As for the Begonias, they can be grown indoors without additional lighting, but the colors brought out by the lights sure make them prettier.

If you'd like to see what other plant-lovers are growing - even in the dead of winter, check out May Dreams Gardens, where a world called Garden Bloggers Bloom Day is going on. It occurs on the 15th of each month. Yes, I'm a little late, but anyone who understands plants knows you can't hurry beauty.

Tuesday, January 12, 2016

Change Outdoor Plants into Houseplants

Bay indoors
Like pathetic little strays, a few of my best-performing plants wormed their way into the indoor world. When I saw a spindly, barely-alive specimen of bay at a fellow gardener's house, I decided mine must be rewarded for just growing during the summer. It's a pretty happy plant now in my window.

And when  Calceolaria integrifolia 'Kentish Hero' failed to thrive throughout the summer, I gave him a second chance as a houseplant. I'd ordered this tender perennial from Flowers by the Sea to go with some Salvia.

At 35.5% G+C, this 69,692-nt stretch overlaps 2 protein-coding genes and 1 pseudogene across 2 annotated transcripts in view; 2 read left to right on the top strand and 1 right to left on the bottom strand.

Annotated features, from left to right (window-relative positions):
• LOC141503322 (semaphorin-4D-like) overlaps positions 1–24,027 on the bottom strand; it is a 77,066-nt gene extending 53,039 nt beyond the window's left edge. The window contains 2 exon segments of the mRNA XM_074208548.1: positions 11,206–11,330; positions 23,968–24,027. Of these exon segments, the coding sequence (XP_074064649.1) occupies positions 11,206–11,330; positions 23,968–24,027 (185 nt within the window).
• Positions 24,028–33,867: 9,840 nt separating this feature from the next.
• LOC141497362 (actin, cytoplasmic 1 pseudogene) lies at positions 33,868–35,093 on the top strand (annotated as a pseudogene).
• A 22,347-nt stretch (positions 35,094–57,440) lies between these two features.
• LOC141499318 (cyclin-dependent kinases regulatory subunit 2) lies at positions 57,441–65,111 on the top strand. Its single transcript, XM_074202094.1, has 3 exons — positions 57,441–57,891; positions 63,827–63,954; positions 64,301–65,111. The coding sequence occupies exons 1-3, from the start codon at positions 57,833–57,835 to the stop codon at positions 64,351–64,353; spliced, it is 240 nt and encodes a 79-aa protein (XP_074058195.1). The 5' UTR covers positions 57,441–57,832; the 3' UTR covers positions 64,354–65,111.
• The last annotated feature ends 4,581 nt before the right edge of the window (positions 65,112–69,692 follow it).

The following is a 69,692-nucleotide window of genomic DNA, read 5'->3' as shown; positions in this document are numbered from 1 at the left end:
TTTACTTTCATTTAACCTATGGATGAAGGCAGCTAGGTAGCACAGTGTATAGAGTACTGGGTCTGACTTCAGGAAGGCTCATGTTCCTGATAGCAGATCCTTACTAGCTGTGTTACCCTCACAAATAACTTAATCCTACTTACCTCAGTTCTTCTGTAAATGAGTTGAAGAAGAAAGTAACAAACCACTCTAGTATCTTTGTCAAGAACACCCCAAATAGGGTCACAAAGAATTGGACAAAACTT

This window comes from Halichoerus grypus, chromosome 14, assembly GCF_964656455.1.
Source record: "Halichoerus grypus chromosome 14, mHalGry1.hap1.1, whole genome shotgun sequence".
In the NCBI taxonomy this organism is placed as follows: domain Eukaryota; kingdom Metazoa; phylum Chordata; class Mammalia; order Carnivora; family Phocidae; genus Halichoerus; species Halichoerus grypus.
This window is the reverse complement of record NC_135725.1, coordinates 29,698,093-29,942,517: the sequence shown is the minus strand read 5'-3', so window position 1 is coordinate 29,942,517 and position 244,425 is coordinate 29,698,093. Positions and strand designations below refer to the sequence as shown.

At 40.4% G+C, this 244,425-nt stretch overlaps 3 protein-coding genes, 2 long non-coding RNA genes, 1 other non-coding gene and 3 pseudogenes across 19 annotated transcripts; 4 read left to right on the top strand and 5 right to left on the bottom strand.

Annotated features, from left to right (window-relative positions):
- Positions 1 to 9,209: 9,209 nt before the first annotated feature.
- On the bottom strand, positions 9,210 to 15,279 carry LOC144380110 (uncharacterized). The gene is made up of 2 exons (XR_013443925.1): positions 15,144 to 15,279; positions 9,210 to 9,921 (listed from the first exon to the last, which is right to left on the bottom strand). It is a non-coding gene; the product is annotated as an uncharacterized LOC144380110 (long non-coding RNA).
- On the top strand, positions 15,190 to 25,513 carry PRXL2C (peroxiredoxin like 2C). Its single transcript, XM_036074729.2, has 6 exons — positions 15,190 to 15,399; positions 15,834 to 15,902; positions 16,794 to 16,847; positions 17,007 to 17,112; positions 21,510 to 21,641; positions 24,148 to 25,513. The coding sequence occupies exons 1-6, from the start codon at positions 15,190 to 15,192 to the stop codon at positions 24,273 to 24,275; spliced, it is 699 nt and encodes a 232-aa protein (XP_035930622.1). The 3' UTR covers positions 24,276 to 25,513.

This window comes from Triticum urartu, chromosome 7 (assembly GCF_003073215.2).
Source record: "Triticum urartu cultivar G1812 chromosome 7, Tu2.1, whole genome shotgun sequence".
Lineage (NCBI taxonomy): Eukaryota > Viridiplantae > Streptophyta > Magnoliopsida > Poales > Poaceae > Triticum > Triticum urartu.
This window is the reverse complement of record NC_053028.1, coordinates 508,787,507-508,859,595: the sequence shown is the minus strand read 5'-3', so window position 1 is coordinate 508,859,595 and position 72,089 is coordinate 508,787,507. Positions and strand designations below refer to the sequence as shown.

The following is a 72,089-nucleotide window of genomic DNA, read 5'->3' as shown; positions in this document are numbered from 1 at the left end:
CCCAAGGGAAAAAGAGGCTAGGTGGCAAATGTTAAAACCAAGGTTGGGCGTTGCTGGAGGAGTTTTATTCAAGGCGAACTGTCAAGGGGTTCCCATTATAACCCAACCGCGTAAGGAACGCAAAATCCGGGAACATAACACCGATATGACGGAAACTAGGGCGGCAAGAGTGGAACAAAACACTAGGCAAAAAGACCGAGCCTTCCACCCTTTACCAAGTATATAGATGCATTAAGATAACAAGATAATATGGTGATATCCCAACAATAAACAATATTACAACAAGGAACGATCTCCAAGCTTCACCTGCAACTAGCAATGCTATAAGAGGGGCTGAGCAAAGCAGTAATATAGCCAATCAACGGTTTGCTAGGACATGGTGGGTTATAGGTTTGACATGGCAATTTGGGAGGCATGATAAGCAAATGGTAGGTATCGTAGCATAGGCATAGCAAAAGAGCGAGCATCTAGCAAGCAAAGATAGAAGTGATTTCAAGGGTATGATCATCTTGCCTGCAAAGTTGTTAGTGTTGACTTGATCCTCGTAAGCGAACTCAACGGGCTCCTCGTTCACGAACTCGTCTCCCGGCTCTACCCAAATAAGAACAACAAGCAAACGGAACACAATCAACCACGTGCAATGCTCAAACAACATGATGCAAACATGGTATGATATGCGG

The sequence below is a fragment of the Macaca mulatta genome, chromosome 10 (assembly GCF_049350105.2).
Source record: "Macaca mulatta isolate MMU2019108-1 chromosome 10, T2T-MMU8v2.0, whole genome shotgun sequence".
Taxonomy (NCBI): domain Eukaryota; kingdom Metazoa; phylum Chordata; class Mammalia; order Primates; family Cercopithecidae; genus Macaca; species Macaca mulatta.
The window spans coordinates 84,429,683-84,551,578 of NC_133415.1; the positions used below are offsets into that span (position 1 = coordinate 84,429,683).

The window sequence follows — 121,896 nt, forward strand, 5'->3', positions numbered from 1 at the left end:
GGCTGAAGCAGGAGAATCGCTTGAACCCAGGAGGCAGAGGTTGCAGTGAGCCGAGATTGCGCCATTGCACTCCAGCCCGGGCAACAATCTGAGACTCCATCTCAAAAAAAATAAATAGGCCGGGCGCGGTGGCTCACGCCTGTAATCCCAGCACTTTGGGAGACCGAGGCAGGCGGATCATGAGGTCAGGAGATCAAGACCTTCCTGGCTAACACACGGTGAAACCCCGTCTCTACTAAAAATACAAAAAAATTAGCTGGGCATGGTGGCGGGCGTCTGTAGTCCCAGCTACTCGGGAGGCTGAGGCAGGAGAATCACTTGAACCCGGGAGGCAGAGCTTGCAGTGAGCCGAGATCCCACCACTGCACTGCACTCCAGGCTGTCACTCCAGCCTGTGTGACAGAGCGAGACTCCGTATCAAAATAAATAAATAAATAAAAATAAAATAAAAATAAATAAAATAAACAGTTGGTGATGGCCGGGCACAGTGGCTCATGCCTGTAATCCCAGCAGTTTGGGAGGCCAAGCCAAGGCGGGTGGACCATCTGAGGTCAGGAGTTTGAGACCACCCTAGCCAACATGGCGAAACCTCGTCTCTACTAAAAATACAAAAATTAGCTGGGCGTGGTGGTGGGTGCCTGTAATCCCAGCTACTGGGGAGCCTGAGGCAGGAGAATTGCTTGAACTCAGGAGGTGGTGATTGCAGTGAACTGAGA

Calceolaria integrifolia 'Kentish Hero' 
It took awhile to grow roots, but with some bottom heat and humidity, it's finally putting out new growth. Starting plants from cuttings requires a little patience plus the ability to know when to give that one up and move onto the next. If you haven't been successful, it's best to remove the soil from the pot and wash it out well before starting with fresh mix.
Plectranthus 'Cerveza 'n Lime'
As for Plectranthus 'Cerveza 'n Lime', it's such a cutie I couldn't bear leaving it to die so I potted up a cutting.

Plectranthus is one of the easiest plants to grow from a cutting. I just made sure there was one place on the stem where the leaves grow (called a node), after removing leaves, in the soil. There is a great guide to New Plants From Cuttings from Purdue Cooperative Extension that illustrates this.

Pelargonium 'Lotusland' as a houseplant.
Another little refugee from my outdoor containers is Pelargonium 'Lotusland'. It's leaves lose their burgundy centers in winter, but it's still pretty. It will hold its own as a houseplant until it can get back to its new spot in the spring.
Pelartonium Stellar 'Lotusland' in summer.

Wednesday, January 6, 2016

Peonies in May: A Springtime Flashback'

'Do Tell' is a Japanese style peony with a light fragrance. This bloom is from its second year in the garden. I cut it with a 4-inch stem so its energy could go toward root growth.

'Princess Chiffon' is a tree peony I like more with each passing year.